An attorney for Rushton Skakel Sr., 74, now of Hobe Sound, Fla., argued in Martin County Circuit Court of Florida last month that his client was incompetent to testify due to psychological and medical problems, and that traveling to Connecticut would pose an undue hardship.
In his ruling, however, Martin County Judge John Fennelly said the seriousness of the crime being investigated by the grand jury sitting in Bridgeport outweighed any hardships the witness might endure.
Meanwhile, a judge in Nassau County Court in New York has delayed deciding on whether to enforce a subpoena for another witness - a private detective to whom suspects Michael and Thomas Skakel allegedly told stories that differed greatly from alibis they gave police in 1975 - until a hearing is held next month in which prosecutors will have to prove the detective's testimony is crucial for the grand jury investigation.
Judge Jerald Carter said he is ordering the hearing because of defense claims that the sought information is protected from disclosure by the attorney-client privilege. The potential witness - James Murphy, president of the Jericho, N.Y.- based Sutton Associates private investigations firm - had worked on the Skakels' behalf in preparation for a possible criminal defense in connection with the Moxley case, defense attorneys have said.
"Ordinarily, the court would issue an order directing a witness to appear" before the grand jury, Carter said from the bench. "However, because this matter involves the attorney-client privilege, and because the witness demands a hearing, as is his right, (the witness) will be afforded the opportunity of a hearing at which time evidence will be presented and a record established." The hearing has been scheduled for Dec. 2.
In Florida, Judge Fennelly yesterday ruled that at an Oct. 16 hearing, an attorney for Rushton Skakel Sr. failed to prove that their client would be an incompetent grand jury witness. Fennelly noted that even with Skakel bearing the burden of proof on the matter, he was never called on as a witness on his own behalf.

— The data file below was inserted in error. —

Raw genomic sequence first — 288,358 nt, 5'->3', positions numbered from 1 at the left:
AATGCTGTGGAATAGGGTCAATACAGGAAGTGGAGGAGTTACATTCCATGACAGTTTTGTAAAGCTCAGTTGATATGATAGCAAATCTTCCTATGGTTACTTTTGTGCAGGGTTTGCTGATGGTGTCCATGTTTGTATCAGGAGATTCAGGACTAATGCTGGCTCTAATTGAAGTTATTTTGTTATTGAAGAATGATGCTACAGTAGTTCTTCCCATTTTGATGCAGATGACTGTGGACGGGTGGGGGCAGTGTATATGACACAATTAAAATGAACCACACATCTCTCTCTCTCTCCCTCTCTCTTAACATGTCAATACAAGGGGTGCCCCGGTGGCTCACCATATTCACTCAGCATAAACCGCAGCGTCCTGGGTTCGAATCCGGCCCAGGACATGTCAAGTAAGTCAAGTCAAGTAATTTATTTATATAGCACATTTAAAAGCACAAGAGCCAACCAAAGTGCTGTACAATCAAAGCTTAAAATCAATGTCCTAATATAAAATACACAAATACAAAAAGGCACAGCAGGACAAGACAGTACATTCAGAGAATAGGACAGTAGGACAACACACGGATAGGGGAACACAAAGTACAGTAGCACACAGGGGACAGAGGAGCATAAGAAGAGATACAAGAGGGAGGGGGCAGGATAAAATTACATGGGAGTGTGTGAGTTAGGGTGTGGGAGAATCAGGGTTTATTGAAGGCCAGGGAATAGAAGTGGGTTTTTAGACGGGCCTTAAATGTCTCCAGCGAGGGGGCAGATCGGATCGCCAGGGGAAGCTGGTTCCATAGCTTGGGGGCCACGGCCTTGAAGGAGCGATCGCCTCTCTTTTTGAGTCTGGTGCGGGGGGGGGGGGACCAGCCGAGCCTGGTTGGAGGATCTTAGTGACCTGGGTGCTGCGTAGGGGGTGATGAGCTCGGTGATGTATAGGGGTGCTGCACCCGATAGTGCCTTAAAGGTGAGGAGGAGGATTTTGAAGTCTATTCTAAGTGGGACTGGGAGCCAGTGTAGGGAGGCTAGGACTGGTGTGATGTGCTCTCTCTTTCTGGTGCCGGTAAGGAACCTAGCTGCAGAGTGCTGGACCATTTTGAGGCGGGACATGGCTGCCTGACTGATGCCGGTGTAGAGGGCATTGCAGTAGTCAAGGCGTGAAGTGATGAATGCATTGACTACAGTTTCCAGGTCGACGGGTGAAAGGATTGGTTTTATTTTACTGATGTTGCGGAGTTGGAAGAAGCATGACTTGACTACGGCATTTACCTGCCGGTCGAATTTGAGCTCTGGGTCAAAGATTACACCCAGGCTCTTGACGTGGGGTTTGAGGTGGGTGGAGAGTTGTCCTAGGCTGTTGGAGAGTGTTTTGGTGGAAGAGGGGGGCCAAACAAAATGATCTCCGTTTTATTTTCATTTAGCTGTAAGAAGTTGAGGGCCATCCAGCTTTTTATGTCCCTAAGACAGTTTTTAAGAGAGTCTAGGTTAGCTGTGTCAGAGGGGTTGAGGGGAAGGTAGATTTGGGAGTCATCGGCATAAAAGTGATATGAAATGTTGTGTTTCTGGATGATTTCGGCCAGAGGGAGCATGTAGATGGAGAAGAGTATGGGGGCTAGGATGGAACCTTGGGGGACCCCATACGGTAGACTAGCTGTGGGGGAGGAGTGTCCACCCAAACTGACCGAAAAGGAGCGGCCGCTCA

"Mr. Skakel chose not to testify, thus the court is unable to make specific determination of his ability to observe and recollect facts, to narrate those facts, and appreciate the moral obligation to tell the truth," the judge wrote in his decision.
Fennelly also quoted from a psychiatric evaluation admitted as evidence by Skakel's own physician that stated Skakel "feigns sickness and has instantaneous recoveries."
In addition, the Florida judge rejected claims that appearing before the grand jury would pose an "undue hardship" on Skakel, stating that in deciding whether to enforce the Connecticut subpoena, he had to "consider the gravity" of the crime in question - first-degree murder.
Quite frankly, it does not get more serious than that," Fennelly wrote. In asking the Florida court to enforce the Connecticut subpoena, prosecutors deemed the elder Skakel a crucial witness for the grand jury proceeding, alleging Skakel attended a meeting at a drug and alcohol rehabilitation facility Michael Skakel's defense lawyer, Stamford attorney Michael Sherman, said Fennelly's ruling "is not a big surprise." He said, "I'm not sure what (prosecutors) expect Rushton Skakel to add that he hasn't already said. He's said that he was on a trip when the crime occurred, and he has no knowledge that any of his children were involved."